Nukezilla Review: Pokémon Conquest (DS)
Christened Pokémon + Nobunaga’s Ambition in its native country, Tecmo Koei brings a bit of feudal Japan to Nintendo DS in the turn-based strategy RPG mash-up Pokémon Conquest.
While Pokémon has grown to become a global phenomenon, spawning a long-running TV series, more than a dozen movies, a collectable card game, countless merchandise and more than 50 video games, Nobunaga’s Ambition has more quietly been around since 1983.
Pokémon Conquest takes place in a new region of the Pokémon universe called Ransei, where the player’s character befriends an Eevee, is joined by a girl named Oichi and her Jigglypuff, and leads the fight against Nobunaga to prevent him from uniting the 17 kingdoms and releasing a pokémon capable of destroying the world.
The Nobunaga’s Ambition part of the equation provides most of the mechanics of the game, in which players recruit warriors and warlords from the kingdoms they defeat in order to unite against Nobunaga. Up to six warriors can send their pokémon into battle on the isometric maps.
As for Pokémon, it comes in almost the form of a shell, where warriors send their Pokémon into battle instead of fighting themselves, as they would in Ambition. Through battle, mining or shopping, warriors can improve the link percentages with their pokémon to have them get stronger or evolve. Warriors can also link with wild pokémon to get a perfect match.
The game seems to have a bit more Nobunaga to it than Pokémon. Conquest plays similarly to the other grid-based tactics fair, like Fire Emblem or Final Fantasy Tactics. However, the battles may seem a bit watered down or simplistic for fans of those games.
There aren’t really weapons and armor in Conquest, in lieu of a held-item system such as in the main series of Pokémon games. The pokémon each have just one attack, which hits a certain number of squares in varying range on the map.
The evolution and attack system does lead to a few particularities, though. For example, a Scraggy has the dark-type Faint Attack, which is super-effective against psychic or ghost pokémon, until it evolves into Scrafty and only has the fighting-type High Jump Kick, which is weak against psychics and can’t hit ghosts.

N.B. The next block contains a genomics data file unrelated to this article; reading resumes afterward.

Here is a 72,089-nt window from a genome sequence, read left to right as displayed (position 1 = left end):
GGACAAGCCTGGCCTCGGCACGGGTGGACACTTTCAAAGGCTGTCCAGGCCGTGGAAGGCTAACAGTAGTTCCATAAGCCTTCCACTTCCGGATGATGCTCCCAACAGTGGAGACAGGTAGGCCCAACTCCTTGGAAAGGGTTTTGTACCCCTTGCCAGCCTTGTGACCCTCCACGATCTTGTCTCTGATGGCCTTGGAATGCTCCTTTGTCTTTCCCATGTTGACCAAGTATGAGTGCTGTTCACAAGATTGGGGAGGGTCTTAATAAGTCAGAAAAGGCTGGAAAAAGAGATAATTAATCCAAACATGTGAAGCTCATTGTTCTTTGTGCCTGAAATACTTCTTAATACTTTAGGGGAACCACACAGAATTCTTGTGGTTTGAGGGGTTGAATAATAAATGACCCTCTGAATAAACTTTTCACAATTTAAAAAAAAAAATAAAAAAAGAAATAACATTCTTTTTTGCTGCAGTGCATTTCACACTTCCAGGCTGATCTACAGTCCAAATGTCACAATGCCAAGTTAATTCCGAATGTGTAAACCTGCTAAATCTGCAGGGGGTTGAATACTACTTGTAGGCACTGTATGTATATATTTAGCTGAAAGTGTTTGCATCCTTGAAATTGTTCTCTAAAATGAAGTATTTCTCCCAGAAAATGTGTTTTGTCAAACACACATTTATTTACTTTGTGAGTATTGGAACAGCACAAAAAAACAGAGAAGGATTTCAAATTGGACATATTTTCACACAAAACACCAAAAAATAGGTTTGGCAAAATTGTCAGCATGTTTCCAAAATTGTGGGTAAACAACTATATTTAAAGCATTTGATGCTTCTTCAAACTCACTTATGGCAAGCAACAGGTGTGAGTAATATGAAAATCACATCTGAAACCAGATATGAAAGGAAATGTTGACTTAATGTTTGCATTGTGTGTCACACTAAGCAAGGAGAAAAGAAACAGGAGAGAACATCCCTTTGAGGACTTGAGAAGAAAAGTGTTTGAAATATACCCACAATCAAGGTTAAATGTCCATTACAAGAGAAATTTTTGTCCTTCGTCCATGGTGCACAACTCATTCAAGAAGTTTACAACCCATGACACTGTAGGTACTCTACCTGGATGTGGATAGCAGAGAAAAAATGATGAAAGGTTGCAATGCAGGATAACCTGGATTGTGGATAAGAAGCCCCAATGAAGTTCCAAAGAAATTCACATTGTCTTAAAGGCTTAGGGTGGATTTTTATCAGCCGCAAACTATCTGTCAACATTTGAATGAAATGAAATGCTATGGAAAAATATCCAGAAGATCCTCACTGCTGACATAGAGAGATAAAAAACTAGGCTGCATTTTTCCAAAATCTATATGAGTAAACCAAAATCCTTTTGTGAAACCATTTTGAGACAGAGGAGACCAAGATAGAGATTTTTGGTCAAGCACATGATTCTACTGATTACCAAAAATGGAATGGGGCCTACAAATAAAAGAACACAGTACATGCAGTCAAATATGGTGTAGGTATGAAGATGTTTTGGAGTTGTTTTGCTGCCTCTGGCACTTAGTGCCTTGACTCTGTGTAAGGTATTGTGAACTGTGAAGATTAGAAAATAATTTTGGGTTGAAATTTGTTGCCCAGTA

In another instance, Luxio has the electric attack discharge, which hits all of the squares surrounding the pokémon. When it evolves, however, Luxray only knows Thunder, which just hits one square, three spaces in front of the pokémon.
With these quirks, it’s occasionally beneficial to prevent pokémon from evolving into stronger, but often slower pokémon with a less-useful attack. It would have been better if Conquest would have adopted the four attack system to which poké-fans are accustomed.
The pokémon themselves, however, look great. These are the best looking designs for the about 200 pokémon featured in Conquest that the franchise has ever seen, and the rest of the graphics are sleek and colorful. The music isn’t as varied as it should be, and the repetitive sounds will likely have players turning down the volume a couple of hours into the game.
The main story of Conquest can be played through fairly quickly, in about 10 hours, but the game also has 32 extra campaigns where players can build on some of their progress, and each of them are about as long as the first.
While it isn’t perfect, Pokémon Conquest is definitely solid and likely the most fun Pokémon spin-off since Pokémon Snap for Nintendo 64. Its simplistic gameplay may become a bit tedious for turn-based strategy RPG fans, but it also allows the game to be accessible by younger gamers.
In effect, this makes Pokémon Conquest a beacon of hope. If it is successful in appealing to the younger audience and bringing them to such a niche genre, maybe developers will take more risks in shipping this sort of game to countries other than Japan.
Because of this, I want to give Pokémon Conquest seven out of five stars, but it will have to settle for four.